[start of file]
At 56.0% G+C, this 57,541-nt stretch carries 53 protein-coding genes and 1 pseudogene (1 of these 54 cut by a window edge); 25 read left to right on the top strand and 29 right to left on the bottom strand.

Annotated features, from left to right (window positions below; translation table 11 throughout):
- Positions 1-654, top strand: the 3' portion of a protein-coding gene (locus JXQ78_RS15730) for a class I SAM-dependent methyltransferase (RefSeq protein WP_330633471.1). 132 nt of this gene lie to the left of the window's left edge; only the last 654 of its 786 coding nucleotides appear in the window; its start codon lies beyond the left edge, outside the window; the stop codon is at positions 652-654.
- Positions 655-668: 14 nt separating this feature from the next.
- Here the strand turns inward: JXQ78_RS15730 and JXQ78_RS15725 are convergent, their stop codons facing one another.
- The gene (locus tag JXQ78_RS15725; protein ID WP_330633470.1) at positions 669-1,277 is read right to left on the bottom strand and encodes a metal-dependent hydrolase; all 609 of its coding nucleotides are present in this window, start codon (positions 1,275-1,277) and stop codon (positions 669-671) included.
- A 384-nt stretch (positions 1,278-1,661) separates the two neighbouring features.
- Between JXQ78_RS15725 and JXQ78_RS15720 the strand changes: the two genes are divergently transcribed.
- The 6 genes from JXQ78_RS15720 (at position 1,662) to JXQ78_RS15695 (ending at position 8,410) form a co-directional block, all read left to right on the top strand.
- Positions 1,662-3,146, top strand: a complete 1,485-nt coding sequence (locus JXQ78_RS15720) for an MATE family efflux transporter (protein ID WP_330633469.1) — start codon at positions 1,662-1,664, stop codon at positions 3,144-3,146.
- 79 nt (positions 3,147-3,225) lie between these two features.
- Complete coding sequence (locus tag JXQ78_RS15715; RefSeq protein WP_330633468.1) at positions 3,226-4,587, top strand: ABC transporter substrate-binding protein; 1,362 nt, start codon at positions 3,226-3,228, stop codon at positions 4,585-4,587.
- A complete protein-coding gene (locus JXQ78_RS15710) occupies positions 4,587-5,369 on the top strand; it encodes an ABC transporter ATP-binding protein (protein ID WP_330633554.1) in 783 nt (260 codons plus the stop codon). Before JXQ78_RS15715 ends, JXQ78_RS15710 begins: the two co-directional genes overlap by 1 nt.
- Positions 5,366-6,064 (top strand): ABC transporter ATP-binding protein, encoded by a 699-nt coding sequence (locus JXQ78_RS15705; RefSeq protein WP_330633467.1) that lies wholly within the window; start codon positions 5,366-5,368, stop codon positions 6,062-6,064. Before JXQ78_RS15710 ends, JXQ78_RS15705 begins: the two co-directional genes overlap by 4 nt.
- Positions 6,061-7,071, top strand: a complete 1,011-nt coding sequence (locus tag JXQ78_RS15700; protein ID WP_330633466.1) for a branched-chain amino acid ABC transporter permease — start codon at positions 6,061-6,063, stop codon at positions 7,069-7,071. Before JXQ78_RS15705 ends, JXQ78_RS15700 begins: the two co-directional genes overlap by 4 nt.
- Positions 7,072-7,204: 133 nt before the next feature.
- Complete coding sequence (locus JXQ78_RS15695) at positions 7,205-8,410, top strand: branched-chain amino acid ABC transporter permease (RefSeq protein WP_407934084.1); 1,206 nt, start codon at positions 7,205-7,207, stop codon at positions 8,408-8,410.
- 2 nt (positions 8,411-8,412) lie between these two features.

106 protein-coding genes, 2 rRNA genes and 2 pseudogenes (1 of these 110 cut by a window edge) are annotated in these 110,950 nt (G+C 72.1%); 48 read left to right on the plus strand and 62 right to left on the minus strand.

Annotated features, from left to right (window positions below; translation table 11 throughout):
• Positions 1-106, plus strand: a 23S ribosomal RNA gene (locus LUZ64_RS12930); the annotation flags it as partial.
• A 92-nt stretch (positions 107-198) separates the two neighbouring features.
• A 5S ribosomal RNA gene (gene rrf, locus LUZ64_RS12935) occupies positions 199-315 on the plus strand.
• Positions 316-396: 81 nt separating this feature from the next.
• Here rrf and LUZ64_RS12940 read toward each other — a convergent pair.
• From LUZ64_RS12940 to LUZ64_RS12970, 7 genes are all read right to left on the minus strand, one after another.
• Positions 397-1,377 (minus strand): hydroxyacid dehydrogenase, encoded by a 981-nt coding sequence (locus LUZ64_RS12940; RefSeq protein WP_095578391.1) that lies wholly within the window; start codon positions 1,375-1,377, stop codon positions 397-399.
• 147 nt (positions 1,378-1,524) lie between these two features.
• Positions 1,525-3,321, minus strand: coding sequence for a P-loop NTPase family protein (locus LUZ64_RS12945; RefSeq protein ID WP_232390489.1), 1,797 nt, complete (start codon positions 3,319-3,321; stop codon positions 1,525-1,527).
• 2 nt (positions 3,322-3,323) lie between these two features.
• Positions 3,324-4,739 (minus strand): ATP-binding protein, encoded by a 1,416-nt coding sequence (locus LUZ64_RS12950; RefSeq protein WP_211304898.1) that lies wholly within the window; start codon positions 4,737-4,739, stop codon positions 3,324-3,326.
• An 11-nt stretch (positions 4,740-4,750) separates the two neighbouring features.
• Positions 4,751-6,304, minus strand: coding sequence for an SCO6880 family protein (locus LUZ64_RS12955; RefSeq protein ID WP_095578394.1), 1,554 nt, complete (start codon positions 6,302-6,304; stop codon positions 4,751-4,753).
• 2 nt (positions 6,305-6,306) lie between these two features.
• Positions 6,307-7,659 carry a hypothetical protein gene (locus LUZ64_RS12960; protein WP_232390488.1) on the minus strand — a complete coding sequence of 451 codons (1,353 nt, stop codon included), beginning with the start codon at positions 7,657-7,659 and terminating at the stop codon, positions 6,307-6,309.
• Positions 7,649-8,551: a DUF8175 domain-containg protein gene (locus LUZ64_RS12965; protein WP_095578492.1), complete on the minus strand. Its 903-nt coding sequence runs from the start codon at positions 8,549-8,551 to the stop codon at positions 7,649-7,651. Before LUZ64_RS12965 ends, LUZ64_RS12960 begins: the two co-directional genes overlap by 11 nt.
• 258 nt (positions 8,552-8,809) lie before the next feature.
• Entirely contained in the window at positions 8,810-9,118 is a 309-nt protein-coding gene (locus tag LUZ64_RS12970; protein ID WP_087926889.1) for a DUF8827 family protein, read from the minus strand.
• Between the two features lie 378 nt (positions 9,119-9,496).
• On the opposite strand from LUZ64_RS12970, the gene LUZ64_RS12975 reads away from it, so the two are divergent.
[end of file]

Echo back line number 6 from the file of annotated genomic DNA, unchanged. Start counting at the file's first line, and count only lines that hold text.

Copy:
- The gene (locus tag JXQ78_RS15725; protein ID WP_330633470.1) at positions 669-1,277 is read right to left on the bottom strand and encodes a metal-dependent hydrolase; all 609 of its coding nucleotides are present in this window, start codon (positions 1,275-1,277) and stop codon (positions 669-671) included.